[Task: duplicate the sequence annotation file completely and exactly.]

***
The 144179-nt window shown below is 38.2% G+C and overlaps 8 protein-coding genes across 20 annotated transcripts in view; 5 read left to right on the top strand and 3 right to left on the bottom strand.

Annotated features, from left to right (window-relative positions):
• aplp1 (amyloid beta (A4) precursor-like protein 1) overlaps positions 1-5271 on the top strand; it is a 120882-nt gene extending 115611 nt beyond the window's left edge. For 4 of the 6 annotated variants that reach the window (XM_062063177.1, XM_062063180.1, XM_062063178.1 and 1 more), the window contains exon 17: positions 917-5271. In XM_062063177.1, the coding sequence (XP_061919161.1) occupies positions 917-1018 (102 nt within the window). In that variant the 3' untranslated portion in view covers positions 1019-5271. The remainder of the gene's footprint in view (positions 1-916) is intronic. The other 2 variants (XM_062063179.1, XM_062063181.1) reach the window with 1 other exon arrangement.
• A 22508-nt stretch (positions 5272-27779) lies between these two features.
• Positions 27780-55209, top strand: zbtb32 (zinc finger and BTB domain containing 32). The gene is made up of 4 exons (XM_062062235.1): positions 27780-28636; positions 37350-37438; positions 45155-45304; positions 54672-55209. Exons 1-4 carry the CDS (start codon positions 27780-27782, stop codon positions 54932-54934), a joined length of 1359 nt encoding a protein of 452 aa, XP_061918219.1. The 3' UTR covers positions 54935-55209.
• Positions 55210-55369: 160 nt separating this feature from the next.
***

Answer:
The 144179-nt window shown below is 38.2% G+C and overlaps 8 protein-coding genes across 20 annotated transcripts in view; 5 read left to right on the top strand and 3 right to left on the bottom strand.

Annotated features, from left to right (window-relative positions):
• aplp1 (amyloid beta (A4) precursor-like protein 1) overlaps positions 1-5271 on the top strand; it is a 120882-nt gene extending 115611 nt beyond the window's left edge. For 4 of the 6 annotated variants that reach the window (XM_062063177.1, XM_062063180.1, XM_062063178.1 and 1 more), the window contains exon 17: positions 917-5271. In XM_062063177.1, the coding sequence (XP_061919161.1) occupies positions 917-1018 (102 nt within the window). In that variant the 3' untranslated portion in view covers positions 1019-5271. The remainder of the gene's footprint in view (positions 1-916) is intronic. The other 2 variants (XM_062063179.1, XM_062063181.1) reach the window with 1 other exon arrangement.
• A 22508-nt stretch (positions 5272-27779) lies between these two features.
• Positions 27780-55209, top strand: zbtb32 (zinc finger and BTB domain containing 32). The gene is made up of 4 exons (XM_062062235.1): positions 27780-28636; positions 37350-37438; positions 45155-45304; positions 54672-55209. Exons 1-4 carry the CDS (start codon positions 27780-27782, stop codon positions 54932-54934), a joined length of 1359 nt encoding a protein of 452 aa, XP_061918219.1. The 3' UTR covers positions 54935-55209.
• Positions 55210-55369: 160 nt separating this feature from the next.